The Problem of the Afterlife
This book tries to survey some of the existing arguments about life ‘after’ death, with chapters on material from Christian tradition (particularly the New Testament and the Early Church) and from the philosophy of religion. It then attempts to reach its own conclusions, drawing on Kant and Barth in order to suggest that death is to be overcome rather than survived.
Chapter Twelve The Idea of Reincarnation 191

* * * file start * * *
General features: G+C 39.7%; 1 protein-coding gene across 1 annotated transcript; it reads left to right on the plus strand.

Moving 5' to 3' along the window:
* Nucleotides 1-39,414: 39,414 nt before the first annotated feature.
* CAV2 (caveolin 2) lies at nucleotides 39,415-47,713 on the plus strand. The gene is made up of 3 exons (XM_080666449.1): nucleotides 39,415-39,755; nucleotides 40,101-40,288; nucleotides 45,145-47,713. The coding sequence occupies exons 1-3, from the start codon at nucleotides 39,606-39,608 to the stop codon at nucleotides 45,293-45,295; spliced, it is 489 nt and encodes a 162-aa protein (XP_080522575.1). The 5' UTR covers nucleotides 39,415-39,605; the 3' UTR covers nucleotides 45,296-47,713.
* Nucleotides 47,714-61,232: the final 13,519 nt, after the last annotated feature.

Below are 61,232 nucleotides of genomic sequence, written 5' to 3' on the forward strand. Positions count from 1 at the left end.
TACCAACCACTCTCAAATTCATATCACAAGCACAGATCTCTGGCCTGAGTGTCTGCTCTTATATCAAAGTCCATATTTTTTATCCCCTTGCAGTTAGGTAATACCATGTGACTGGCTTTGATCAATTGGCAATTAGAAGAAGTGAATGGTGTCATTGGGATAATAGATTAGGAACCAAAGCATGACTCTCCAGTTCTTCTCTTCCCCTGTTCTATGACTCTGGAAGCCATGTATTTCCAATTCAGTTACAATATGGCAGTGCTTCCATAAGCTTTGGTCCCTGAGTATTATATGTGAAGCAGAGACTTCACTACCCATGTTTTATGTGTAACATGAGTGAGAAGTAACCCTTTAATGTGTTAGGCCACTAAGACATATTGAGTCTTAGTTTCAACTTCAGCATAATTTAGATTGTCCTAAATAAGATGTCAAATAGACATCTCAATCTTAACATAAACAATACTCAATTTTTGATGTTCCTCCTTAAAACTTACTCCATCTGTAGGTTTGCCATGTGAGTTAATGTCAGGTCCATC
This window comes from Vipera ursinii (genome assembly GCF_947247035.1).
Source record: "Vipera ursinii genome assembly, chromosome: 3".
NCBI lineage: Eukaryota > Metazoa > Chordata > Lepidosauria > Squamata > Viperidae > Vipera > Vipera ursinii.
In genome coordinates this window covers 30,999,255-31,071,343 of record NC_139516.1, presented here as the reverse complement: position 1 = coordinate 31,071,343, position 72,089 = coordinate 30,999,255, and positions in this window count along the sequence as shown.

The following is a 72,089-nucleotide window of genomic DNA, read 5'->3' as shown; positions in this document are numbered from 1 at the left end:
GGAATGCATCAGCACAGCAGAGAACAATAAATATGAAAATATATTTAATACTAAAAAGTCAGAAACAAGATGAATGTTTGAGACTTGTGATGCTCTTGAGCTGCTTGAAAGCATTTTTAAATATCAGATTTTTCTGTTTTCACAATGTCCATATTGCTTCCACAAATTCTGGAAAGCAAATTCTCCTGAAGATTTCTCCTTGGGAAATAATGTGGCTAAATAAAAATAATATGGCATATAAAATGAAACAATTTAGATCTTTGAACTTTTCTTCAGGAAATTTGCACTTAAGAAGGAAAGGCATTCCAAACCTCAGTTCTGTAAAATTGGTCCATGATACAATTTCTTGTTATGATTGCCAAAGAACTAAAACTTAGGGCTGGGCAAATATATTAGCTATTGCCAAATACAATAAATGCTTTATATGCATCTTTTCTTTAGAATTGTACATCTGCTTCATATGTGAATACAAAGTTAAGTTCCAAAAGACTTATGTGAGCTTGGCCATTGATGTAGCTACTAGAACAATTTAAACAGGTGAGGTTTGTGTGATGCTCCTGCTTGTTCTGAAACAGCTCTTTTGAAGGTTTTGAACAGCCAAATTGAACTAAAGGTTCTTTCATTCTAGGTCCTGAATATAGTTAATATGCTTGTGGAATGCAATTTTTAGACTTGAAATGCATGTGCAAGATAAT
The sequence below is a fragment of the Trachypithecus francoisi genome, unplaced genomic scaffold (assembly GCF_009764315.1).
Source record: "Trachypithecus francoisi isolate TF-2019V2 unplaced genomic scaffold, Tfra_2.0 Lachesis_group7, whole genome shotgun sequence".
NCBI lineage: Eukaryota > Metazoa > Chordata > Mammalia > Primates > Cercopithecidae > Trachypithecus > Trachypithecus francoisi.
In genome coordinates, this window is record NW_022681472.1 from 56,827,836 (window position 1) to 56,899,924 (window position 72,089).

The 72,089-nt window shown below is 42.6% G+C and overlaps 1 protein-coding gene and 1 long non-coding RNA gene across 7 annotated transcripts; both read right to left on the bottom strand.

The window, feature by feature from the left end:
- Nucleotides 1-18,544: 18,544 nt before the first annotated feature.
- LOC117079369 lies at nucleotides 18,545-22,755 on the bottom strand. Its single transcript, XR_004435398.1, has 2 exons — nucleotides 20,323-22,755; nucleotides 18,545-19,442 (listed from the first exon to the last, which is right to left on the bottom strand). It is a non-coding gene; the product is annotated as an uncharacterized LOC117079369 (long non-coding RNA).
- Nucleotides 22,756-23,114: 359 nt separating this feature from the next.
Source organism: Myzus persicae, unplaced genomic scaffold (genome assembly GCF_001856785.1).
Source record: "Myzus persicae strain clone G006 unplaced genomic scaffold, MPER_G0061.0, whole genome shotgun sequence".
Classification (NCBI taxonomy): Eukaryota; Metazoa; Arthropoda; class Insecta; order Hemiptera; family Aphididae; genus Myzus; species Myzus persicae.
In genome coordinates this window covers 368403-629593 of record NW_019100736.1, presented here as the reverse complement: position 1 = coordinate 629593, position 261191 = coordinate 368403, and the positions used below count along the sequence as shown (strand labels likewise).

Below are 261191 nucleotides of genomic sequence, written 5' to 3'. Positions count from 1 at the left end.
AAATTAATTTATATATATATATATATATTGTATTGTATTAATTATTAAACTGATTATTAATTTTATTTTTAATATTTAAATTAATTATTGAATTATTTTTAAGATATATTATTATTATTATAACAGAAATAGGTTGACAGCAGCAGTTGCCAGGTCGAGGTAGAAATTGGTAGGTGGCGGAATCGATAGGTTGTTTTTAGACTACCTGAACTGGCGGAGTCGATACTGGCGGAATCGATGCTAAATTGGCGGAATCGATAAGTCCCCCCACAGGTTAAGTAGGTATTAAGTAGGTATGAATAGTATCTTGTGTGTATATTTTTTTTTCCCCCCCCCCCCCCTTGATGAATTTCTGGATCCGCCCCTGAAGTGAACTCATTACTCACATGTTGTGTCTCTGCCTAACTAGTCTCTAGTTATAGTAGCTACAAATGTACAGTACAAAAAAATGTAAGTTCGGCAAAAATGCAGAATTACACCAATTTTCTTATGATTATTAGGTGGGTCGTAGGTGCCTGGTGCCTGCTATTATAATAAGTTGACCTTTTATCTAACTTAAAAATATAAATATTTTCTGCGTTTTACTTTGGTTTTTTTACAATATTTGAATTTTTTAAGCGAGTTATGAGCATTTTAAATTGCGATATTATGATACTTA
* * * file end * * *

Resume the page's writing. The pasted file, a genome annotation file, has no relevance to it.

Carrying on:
Chapter Twelve The Idea of Reincarnation In its consideration of the doctrine of ‘immortality of the soul’, the last chapter emphasised that many Christians who believed in Purgatory as an intermediate stage between death and resurrection did not see it as a place visited by disembodied souls. Instead the soul was united after death to another body which was neither that of its pre-mortem nor that of its post-resurrection bodily existence. This chapter will consider such a post- mortem state from the perspective of a form of belief in life after death which has a distinguished pedigree in Eastern thinking about religion, namely that of reincarnation. In the West it is easy to associate belief in reincarnation with minor traditions such as theosophy or spiritualism, the outlandish viewpoint of a Madame Blavatsky or Annie Besant rather than with ‘mainstream’ religion. When an England soccer coach expressed his support for one of the crucial ingredients of this belief, namely that apparent misfortune can be seen as the result of misdeeds in a previous life, he was forced to resign his post. Yet from a worldwide perspective it seems fair to say that the doctrine of reincarnation represents not the ideology of a sect but a key ingredient in the belief-systems of two of the major world religions, Hinduism and Buddhism ( Jainism and Taoism may also be included). Moreover, the doc- trine is hardly a recent one – it may certainly be traced back nearly three millennia, to the writing of the Upanishads...
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